California Fires Threaten Mountain Resort
BIG BEAR LAKE, Calif. (AP) _ In the mountains northeast of Los Angeles, a few hardy residents dangled garden hoses from roofs and waited nervously to see if flames would swarm over a ridge and claim the last sizable town still threatened by Southern California’s deadly wildfires.
Seven fires still burned in four counties. However, the resort high up in the San Bernardino National Forest was the only major community still threatened after a week of fires that have killed 20 people, destroyed 2,817 homes and burned nearly 750,000 acres.
Cooler weather helped firefighters make progress elsewhere Thursday but the sudden weather change proved a mixed blessing here _ bringing higher humidity but also a gusting wind that fanned flames.
Fog moved into the area overnight and Friday’s high was expected to be a chilly 44, with a chance of snow by nightfall, but winds could still gust to 31 mph.
Kelly Bragdon bellied up to the bar at the Log Cabin Restaurant on Thursday night, sipping a beer and watching television news reports of flames blazing through the forest less than 10 miles away.
While some 15,000 people in the area chose to heed warnings and flee, Bragdon and a few others chose to stay and watch over their property.
``I’ve got too much to lose to leave here,″ Bragdon said. ``I don’t think we’re jeopardizing anybody’s lives but our own, just trying to save what we’ve got, everything we’ve worked for.″
During the day, tumbleweeds and trash bags tossed across empty roads. Firefighters dug in and cut lines the width of 10 bulldozers through the forest in an effort to head off flames that had burned some 350 homes in Cedar Glen near Lake Arrowhead.
Officials worried that the blaze _ which at times moved a quarter-mile a minute, by one firefighter’s account _ could sweep over the ridge and engulf the lakeside community of Fawnskin and the rest of the Big Bear Valley.
Craig Brewster owns the Robinhood Resort hotel just off Big Bear Lake. He stayed in town and opened up his place for firefighters.
``It’s a ghost town right now, strange,″ he said. ``It’s a weird feeling. We’d typically be getting ready for trick-or-treaters.″
Brewster said Halloween night usually brings about 4,500 people to the shop-lined streets of the village off Big Bear Boulevard.
Brewster said he was packed and ready to go if the fire blows into town.
``We could go in five minutes,″ Brewster said. ``Who knows, if the winds change it could come right at us.″
``It’s unpredictable. We’re not out of the woods yet,″ said Dana VanLuven, fire chief in neighboring Big Bear City.
At the same time, plans were being considered on how to eventually return refugees to their homes.
``We’re in the situation now where we need to start preparing for a return,″ VanLuven said. ``Bringing these people back up can be just as complicated as getting them down.″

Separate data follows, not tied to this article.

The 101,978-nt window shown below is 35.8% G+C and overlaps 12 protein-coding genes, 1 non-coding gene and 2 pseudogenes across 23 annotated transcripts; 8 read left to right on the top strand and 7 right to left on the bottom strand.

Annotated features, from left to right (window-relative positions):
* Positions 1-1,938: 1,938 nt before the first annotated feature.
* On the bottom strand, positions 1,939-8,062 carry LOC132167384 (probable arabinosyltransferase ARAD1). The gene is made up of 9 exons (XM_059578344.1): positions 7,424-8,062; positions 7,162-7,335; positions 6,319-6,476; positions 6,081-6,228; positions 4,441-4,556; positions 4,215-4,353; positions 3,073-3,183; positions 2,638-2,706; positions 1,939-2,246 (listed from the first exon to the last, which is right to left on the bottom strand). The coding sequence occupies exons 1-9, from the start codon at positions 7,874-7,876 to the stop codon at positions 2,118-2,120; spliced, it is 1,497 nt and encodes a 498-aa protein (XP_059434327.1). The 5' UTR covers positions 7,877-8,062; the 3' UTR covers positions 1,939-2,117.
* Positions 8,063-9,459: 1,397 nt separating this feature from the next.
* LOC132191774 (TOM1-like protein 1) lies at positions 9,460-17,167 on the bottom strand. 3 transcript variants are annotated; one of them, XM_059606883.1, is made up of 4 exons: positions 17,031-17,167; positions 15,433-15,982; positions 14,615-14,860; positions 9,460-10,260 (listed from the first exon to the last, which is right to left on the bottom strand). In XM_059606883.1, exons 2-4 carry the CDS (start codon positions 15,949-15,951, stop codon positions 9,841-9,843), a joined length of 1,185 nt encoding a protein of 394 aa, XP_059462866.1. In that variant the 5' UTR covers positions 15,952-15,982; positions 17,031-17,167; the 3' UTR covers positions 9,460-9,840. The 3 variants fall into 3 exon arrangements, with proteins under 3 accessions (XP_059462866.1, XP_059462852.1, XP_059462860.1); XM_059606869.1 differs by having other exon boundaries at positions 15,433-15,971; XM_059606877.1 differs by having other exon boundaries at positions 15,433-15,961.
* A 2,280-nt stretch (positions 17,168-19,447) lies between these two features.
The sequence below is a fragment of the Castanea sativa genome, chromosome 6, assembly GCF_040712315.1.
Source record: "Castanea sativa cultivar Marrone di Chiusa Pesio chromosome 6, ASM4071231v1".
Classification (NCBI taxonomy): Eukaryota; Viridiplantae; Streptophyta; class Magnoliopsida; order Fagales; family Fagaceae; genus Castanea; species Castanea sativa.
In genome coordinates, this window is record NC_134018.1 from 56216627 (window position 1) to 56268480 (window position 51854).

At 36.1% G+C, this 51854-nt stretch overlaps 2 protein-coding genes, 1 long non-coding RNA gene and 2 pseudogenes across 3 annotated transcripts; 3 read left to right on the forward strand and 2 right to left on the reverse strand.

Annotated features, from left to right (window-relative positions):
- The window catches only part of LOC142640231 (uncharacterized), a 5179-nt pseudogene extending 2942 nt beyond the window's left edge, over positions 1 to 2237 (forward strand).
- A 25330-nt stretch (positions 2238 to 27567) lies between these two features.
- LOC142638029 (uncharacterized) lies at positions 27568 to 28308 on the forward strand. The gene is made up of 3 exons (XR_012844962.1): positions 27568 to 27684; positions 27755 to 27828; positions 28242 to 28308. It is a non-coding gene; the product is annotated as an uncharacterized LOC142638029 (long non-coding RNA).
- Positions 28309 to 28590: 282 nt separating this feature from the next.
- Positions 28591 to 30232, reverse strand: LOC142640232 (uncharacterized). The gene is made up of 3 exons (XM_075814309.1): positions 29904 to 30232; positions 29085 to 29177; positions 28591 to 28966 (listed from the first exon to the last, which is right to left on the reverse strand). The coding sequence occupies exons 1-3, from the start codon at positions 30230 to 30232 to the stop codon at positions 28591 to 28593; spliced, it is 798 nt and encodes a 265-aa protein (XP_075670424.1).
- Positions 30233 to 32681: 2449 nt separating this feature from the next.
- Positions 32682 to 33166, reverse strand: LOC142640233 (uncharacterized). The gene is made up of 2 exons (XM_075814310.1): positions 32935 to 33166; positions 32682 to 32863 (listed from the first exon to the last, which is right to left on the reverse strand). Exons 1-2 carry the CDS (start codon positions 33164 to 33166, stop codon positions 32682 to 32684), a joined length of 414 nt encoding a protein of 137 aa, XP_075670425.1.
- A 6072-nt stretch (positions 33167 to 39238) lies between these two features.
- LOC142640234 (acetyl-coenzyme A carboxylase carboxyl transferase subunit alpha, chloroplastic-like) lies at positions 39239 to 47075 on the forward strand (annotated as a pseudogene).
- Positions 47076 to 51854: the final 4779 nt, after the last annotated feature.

Meanwhile in San Diego County, moist air helped firefighters battling the Cedar Fire near Julian, a popular weekend getaway renowned for its vineyards and apple orchards.
The fire ``is finally showing some sign of winding down,″ San Diego County Sheriff Bill Kolender said. Authorities hoped they soon could begin allowing more residents to return to check on their homes.
The Cedar Fire is the largest individual blaze in California history at 272,318 acres, eclipsing the 1932 Matilaja Fire in Ventura County that burned 220,000 acres, state officials said.
In Julian, many firefighters wore black bands on their badges in memory of a colleague who was killed Wednesday.
``We have a somber mood and we need to be somber, but it’s time to move ahead,″ incident commander John Hawkins told firefighters. ``Get your chin up and move out.″
In Escondido, hundreds of mourners gathered for a memorial service for Ashleigh Roach, a 16-year-old who died Sunday while trying to escape from flames that destroyed her family’s home.
A bagpipe player stood outside the California Center for the Arts, where her flower-draped white casket was escorted by firefighters and law enforcement officers. Her 20-year-old sister, Allyson, was severely burned while escaping the Paradise Fire and remained hospitalized in critical condition.
In all, nearly 13,000 firefighters and support personnel were fighting what Gov. Gray Davis said may be the worst and costliest disaster California has ever faced.
The state is spending an estimated $9 million a day fighting the wildfires. The total cost of fighting the blazes could reach $200 million, while the blazes take a $2 billion toll on the California economy, state officials said.
Associated Press Writers Pauline Arrillaga, Martha Mendoza, Ken Ritter, Andrew Bridges and Alexandria Sage contributed to this story.